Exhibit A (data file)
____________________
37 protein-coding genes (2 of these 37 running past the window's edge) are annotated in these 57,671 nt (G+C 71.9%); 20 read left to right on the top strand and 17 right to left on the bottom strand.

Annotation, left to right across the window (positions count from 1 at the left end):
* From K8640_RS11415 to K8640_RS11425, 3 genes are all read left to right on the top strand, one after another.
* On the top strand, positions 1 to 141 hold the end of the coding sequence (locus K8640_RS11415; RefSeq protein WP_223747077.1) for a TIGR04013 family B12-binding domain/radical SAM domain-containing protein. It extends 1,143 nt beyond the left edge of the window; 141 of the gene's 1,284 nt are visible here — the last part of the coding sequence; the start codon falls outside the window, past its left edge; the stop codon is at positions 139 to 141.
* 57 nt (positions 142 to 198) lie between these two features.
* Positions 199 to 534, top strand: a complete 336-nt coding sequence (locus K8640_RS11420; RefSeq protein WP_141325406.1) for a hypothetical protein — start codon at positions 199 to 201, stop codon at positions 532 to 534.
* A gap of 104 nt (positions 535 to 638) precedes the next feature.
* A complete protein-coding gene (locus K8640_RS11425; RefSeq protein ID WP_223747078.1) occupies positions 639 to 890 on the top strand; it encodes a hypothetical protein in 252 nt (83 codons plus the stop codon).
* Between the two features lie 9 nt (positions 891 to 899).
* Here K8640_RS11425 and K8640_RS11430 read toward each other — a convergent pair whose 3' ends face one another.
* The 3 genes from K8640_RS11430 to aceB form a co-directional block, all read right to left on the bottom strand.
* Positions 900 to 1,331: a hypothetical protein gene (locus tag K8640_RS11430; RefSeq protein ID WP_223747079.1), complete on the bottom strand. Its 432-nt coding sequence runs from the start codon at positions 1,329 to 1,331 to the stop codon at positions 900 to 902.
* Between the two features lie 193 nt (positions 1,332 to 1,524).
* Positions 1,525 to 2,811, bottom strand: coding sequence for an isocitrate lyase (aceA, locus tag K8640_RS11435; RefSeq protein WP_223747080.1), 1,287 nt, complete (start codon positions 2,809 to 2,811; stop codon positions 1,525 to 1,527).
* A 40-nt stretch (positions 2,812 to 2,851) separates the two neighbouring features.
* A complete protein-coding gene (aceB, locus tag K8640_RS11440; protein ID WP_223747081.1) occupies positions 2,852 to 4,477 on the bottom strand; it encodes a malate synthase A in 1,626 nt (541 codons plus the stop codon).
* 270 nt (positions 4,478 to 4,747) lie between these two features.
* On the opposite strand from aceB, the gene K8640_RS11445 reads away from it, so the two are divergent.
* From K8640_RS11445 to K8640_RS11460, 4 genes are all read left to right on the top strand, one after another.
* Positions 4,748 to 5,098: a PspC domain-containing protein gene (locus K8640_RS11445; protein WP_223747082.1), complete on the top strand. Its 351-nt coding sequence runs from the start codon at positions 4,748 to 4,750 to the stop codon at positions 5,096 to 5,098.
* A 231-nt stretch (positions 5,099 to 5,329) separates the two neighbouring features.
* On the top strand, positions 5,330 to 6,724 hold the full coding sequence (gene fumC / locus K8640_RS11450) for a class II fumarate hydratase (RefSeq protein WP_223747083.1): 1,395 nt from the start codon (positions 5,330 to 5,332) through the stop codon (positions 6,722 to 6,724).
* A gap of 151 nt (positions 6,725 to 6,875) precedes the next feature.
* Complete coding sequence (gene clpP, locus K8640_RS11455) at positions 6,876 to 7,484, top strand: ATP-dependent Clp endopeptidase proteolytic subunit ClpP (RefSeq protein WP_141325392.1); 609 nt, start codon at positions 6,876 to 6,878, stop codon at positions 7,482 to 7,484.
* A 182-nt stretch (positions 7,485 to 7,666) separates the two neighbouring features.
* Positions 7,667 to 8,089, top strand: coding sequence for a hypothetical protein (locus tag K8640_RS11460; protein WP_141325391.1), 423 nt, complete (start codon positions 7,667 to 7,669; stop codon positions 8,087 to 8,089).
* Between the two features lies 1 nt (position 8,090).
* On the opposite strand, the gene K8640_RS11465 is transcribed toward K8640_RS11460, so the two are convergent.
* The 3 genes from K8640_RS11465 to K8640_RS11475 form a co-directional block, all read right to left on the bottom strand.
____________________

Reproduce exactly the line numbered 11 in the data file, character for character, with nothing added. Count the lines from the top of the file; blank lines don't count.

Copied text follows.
* The 3 genes from K8640_RS11430 to aceB form a co-directional block, all read right to left on the bottom strand.